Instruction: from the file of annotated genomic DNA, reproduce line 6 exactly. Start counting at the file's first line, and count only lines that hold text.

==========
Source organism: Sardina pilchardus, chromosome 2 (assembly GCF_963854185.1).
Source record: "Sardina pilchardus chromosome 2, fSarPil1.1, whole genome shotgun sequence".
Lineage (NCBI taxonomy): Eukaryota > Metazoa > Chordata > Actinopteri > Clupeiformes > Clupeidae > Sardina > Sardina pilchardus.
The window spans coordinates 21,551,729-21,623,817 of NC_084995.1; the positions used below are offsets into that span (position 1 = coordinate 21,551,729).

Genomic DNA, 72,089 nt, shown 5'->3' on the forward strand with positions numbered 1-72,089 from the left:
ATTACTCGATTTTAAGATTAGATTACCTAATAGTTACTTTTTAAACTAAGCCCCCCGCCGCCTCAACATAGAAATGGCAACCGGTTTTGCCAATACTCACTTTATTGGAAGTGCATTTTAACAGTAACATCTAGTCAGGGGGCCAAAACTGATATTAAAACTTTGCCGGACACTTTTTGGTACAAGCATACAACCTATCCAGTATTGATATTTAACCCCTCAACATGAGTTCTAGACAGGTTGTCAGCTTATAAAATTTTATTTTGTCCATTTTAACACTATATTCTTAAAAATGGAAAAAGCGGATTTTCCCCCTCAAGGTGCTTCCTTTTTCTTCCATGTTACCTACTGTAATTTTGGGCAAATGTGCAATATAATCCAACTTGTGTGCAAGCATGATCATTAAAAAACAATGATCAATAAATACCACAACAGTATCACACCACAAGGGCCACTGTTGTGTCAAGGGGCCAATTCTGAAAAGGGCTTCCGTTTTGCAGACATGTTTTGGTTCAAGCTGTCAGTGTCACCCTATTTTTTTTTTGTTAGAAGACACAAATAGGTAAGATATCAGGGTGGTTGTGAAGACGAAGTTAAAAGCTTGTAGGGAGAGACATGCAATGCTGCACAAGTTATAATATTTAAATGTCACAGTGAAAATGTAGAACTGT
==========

ATTACTCGATTTTAAGATTAGATTACCTAATAGTTACTTTTTAAACTAAGCCCCCCGCCGCCTCAACATAGAAATGGCAACCGGTTTTGCCAATACTCACTTTATTGGAAGTGCATTTTAACAGTAACATCTAGTCAGGGGGCCAAAACTGATATTAAAACTTTGCCGGACACTTTTTGGTACAAGCATACAACCTATCCAGTATTGATATTTAACCCCTCAACATGAGTTCTAGACAGGTTGTCAGCTTATAAAATTTTATTTTGTCCATTTTAACACTATATTCTTAAAAATGGAAAAAGCGGATTTTCCCCCTCAAGGTGCTTCCTTTTTCTTCCATGTTACCTACTGTAATTTTGGGCAAATGTGCAATATAATCCAACTTGTGTGCAAGCATGATCATTAAAAAACAATGATCAATAAATACCACAACAGTATCACACCACAAGGGCCACTGTTGTGTCAAGGGGCCAATTCTGAAAAGGGCTTCCGTTTTGCAGACATGTTTTGGTTCAAGCTGTCAGTGTCACCCTATTTTTTTTTTGTTAGAAGACACAAATAGGTAAGATATCAGGGTGGTTGTGAAGACGAAGTTAAAAGCTTGTAGGGAGAGACATGCAATGCTGCACAAGTTATAATATTTAAATGTCACAGTGAAAATGTAGAACTGT